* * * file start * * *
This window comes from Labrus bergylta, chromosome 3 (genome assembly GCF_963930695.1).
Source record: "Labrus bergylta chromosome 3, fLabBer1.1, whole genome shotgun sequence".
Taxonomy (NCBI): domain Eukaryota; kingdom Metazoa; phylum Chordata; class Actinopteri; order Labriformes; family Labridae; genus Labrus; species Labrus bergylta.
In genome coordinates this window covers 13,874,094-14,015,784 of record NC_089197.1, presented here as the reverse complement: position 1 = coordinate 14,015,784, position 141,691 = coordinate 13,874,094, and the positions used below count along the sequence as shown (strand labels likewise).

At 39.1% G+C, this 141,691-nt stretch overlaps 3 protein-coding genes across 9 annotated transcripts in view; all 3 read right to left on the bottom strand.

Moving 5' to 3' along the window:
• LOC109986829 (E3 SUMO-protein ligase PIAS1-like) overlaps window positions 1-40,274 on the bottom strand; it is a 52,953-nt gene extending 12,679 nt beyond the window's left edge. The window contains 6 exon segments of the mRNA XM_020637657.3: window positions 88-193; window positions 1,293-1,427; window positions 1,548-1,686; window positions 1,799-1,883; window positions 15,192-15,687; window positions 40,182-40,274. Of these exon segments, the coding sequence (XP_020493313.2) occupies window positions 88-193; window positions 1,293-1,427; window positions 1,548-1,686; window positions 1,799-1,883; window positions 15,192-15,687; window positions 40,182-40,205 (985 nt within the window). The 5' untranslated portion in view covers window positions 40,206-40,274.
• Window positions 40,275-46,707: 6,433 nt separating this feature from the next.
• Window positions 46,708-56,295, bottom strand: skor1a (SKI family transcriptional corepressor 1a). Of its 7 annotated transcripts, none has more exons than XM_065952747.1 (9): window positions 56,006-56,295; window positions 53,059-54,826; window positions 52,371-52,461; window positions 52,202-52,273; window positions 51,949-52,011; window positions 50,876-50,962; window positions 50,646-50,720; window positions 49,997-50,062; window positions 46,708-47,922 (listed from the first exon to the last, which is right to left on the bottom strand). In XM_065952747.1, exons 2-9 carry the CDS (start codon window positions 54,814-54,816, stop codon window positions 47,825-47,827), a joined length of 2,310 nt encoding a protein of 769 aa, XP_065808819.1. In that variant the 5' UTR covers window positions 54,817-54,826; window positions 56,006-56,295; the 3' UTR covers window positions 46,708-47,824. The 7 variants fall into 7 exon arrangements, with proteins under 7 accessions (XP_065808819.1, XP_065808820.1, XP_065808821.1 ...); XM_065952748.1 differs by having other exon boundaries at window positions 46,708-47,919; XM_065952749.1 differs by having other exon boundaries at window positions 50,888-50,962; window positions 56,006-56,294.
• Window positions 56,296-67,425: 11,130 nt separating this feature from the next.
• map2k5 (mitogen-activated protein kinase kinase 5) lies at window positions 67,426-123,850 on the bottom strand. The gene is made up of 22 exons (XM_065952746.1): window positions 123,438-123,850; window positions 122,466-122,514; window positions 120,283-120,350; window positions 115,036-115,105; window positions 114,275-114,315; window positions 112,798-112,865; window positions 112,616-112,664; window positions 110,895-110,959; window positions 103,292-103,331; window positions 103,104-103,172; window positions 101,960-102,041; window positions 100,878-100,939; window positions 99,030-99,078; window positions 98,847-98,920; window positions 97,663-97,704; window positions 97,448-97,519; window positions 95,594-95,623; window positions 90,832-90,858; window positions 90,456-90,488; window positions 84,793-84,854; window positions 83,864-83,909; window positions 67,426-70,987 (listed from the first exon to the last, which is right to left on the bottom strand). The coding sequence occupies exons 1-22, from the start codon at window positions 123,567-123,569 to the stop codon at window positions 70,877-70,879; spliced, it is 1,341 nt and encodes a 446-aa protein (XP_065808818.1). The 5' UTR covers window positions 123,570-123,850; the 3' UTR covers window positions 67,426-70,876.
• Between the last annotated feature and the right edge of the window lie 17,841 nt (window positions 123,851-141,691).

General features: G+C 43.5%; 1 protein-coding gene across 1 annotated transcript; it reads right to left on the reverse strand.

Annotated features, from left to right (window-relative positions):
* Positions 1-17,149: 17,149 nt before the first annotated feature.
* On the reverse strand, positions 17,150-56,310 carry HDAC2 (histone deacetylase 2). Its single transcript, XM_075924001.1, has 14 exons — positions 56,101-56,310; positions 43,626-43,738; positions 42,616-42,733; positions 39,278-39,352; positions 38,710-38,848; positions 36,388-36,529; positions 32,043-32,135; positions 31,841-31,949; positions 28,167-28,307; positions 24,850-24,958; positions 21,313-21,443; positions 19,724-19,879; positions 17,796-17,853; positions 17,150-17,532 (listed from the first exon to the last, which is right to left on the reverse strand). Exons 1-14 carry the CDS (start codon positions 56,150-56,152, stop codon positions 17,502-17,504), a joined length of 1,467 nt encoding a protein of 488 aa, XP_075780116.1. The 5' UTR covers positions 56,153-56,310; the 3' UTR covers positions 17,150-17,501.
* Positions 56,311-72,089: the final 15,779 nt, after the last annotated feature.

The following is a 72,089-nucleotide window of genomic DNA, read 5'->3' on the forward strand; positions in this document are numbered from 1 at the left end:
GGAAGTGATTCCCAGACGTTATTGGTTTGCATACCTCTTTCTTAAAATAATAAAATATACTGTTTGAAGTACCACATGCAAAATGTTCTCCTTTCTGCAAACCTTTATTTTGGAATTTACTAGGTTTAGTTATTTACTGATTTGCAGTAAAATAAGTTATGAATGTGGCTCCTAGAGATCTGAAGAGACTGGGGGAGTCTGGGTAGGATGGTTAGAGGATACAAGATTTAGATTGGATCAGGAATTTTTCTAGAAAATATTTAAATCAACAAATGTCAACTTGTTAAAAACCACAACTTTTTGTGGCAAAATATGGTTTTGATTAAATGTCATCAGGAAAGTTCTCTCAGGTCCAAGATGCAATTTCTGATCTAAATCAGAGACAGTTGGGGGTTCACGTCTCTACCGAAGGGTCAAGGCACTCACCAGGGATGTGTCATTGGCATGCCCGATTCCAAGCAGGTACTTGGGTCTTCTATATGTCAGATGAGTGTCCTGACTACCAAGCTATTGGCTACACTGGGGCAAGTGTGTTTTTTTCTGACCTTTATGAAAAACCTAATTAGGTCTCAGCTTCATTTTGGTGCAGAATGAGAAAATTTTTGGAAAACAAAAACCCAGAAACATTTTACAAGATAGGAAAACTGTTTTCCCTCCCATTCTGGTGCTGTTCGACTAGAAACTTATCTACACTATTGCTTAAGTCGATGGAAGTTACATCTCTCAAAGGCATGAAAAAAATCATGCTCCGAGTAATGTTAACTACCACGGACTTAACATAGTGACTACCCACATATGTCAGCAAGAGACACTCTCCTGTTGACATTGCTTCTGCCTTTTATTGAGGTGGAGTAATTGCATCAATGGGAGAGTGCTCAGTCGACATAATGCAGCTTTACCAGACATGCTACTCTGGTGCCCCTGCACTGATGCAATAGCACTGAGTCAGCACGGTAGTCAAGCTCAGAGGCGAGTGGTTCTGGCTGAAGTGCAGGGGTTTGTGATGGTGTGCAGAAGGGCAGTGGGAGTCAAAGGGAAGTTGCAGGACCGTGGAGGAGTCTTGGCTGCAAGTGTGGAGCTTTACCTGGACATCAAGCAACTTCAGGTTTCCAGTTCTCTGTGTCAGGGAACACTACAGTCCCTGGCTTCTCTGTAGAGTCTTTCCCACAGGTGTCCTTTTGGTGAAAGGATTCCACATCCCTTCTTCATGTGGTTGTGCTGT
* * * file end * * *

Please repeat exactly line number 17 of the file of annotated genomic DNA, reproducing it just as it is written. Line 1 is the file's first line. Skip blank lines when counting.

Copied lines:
* Positions 56,311-72,089: the final 15,779 nt, after the last annotated feature.